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A schwannoma tumor is a type of brain tumor that is often noncancerous. The most common type of schwannoma is known as vestibular schwannoma or acoustic neuroma, and it occurs when a tumor grows on a nerve that connects your inner ear and brainstem. If you have a diagnosis of a schwannoma tumor, here’s what you need to know and how our team can help guide your treatment. 

What is a schwannoma tumor?

Schwannoma is a rare type of tumor that develops in the Schwann cells of your nervous system. These cells create an insulating sheath around your nerves. While these tumors can grow in your arms or legs as well as along your spinal cord, they are most commonly found around the head and neck area. Only about 5% of cases become cancerous (malignant) soft tissue sarcoma. However, while they are usually benign and slow growing, they can cause serious problems if left untreated. 

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Who is affected by schwannoma?

Schwannomas are rare, with less than 200,000 people diagnosed in the U.S. per year, and they generally affect adults between 50-60 years old. Approximately 90% of people with schwannomas only have one tumor; however, it is possible to have more. 

Symptoms of schwannoma

Because schwannomas grow slowly, they may exist for months or even years without causing symptoms. Symptoms will vary greatly depending on where the schwannoma tumor is located but could include:

  • Visible lump under the skin
  • Muscle weakness
  • Pins and needles sensation
  • Sharp or burning pain

Vestibular schwannoma symptoms may include:

  • Hearing loss
  • Balance difficulty
  • Ringing in ear
  • Facial numbness

If you are experiencing any of these symptoms, see your doctor as soon as possible

Diagnosing a schwannoma

If you experience symptoms that may indicate a schwannoma, a doctor will typically perform a physical exam. You may also undergo imaging tests, such as computed tomography (CT) scans, magnetic resonance imaging (MRI) studies, or ultrasounds. These tests can help the doctor identify potential tumors and determine their size and location. The results will also help your doctor assess any other neurological problems that may be present. In some cases, a biopsy may also be ordered to confirm a proper diagnosis.  

Causes of schwannoma

The exact cause of schwannoma is unknown, and the underlying cause may be genetic or environmental, but most schwannoma cases occur randomly. It is believed that genetic disorders such as schwannomatosis or neurofibromatosis type 2 can cause schwannomas. Additionally, some people are born with a mutation in the NF2 gene, which increases their risk of developing schwannomas.  

It is also believed that exposure to radiation, such as undergoing radiation therapy, may be a contributing factor.   

Treatment for schwannoma

Treatment for a schwannoma depends on the size and location of the tumor, as well as its impact on nearby structures. At the Advanced Neurosciences Center, we use innovative technology and techniques, and determine the best treatment plan based on your individual circumstance. You may undergo one or more of these treatment options.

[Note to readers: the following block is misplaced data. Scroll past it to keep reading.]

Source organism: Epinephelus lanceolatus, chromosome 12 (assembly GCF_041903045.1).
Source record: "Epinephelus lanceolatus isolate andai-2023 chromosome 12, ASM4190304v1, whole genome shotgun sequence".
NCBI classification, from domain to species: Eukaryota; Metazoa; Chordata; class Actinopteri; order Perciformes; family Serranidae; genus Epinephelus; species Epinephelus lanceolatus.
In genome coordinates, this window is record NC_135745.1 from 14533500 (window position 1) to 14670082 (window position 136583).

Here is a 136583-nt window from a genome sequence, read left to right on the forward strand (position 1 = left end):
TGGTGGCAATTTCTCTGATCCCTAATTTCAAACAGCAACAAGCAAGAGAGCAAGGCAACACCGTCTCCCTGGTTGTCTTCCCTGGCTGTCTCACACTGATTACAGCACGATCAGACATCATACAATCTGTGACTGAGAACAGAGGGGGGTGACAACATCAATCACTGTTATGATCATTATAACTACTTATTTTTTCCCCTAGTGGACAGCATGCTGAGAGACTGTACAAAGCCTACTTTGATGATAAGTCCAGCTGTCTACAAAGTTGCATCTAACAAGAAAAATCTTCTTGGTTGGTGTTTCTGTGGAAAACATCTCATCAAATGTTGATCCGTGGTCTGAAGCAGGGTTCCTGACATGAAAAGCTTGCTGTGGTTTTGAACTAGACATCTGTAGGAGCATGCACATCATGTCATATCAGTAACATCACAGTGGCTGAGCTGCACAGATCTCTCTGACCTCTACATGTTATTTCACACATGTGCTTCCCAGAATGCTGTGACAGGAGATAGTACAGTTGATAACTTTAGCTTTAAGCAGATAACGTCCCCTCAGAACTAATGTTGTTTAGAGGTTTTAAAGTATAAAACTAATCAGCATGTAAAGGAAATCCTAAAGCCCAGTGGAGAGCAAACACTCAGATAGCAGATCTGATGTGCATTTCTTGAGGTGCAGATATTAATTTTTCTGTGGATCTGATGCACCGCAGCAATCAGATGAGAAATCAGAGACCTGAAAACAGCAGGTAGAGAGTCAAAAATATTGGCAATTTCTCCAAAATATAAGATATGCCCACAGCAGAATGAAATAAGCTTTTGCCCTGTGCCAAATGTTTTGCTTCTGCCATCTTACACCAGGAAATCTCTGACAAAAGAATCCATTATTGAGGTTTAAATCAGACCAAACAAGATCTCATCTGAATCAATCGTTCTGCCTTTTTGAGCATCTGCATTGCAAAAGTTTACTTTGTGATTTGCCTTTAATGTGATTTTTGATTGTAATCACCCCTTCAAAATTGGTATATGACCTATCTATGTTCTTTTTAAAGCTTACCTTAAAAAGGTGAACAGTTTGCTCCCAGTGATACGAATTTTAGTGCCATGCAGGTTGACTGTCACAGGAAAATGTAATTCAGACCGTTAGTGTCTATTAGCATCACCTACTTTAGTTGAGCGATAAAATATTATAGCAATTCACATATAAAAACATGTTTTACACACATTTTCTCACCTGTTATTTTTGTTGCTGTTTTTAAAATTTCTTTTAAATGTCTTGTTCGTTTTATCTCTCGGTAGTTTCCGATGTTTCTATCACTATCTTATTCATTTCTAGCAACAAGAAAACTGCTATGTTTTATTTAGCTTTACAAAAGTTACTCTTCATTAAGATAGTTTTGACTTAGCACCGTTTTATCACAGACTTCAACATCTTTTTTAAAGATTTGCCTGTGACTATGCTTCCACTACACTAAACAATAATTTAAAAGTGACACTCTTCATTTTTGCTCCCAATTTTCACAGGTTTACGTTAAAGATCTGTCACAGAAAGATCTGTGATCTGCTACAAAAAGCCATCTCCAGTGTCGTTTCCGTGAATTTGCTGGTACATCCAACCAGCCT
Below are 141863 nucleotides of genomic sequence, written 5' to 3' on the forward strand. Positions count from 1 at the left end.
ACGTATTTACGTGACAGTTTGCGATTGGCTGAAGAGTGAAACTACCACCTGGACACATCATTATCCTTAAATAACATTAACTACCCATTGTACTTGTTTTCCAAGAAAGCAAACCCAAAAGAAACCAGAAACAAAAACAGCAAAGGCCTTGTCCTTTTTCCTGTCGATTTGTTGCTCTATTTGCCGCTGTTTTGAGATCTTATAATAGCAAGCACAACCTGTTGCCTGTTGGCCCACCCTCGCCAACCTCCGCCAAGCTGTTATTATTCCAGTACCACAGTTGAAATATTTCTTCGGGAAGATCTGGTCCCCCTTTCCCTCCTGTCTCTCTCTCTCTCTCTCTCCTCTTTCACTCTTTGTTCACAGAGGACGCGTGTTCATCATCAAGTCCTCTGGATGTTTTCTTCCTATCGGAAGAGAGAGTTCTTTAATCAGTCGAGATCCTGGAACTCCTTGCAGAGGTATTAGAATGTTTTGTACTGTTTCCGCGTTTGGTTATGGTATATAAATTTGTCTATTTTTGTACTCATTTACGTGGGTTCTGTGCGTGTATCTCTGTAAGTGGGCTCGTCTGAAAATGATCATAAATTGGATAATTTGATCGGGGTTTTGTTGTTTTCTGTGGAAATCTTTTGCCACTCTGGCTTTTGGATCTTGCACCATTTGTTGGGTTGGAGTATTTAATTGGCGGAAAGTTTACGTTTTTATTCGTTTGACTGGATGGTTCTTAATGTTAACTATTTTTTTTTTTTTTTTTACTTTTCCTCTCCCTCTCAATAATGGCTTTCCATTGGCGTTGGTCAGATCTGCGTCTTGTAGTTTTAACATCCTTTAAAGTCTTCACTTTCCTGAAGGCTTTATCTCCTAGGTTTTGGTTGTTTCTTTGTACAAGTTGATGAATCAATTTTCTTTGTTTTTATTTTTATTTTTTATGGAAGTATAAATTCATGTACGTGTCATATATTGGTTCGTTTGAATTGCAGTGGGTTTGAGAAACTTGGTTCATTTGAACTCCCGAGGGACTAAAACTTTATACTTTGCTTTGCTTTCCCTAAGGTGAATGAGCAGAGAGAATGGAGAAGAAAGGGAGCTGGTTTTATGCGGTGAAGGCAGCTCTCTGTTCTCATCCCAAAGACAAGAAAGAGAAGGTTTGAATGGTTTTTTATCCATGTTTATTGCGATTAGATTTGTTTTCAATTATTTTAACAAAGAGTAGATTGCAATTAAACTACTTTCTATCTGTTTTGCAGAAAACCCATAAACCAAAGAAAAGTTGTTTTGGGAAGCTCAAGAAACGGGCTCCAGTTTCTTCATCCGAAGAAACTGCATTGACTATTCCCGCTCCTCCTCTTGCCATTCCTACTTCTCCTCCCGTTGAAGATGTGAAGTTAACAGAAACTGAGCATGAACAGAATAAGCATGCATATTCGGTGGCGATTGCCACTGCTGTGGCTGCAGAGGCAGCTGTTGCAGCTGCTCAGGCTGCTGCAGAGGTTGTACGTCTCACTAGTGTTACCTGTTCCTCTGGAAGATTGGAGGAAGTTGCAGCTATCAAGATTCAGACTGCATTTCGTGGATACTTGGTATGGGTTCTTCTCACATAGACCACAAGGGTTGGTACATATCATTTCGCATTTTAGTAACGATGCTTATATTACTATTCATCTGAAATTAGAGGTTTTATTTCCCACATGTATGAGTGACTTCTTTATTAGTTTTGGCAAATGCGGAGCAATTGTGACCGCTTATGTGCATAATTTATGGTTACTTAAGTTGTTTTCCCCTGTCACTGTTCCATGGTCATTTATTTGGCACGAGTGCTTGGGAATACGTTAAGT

If your tumor is benign, small, and you’re not experiencing any disruptive symptoms, your doctor may recommend just monitoring the tumor. You will need regular check-ups and follow-up imaging to ensure that the tumor is not changing or progressing. 

If your tumor is larger or causing other problems, surgical removal is typically the best option. During surgery, the tumor and some of the surrounding tissues are removed, hopefully relieving any symptoms caused by its presence. While a complete removal is the end goal, in certain circumstances, only a portion may be removed. The Advanced Neurosciences Center offers leading-edge and minimally invasive surgical procedures.

The surgery usually can be done without nerve damage; however, if you have a vestibular schwannoma, you may have some hearing loss. 

This form of radiation therapy helps to shrink the tumor and reduce any symptoms. Your doctor may recommend this if your tumor is near ultra-fragile or sensitive parts of the brain.  

These are only used to treat those rare schwannomas that are malignant.   

What to do after a schwannoma diagnosis

At the Advanced Neurosciences Center, we understand that each patient is unique and requires specialized care. Our team of experts will work with you to create a customized treatment plan with you at the center that is tailored to your specific situation. If you need to determine next steps after a diagnosis or want a second opinion based on your test results, we can help. From diagnosis to treatment and beyond, we’ve got you.  

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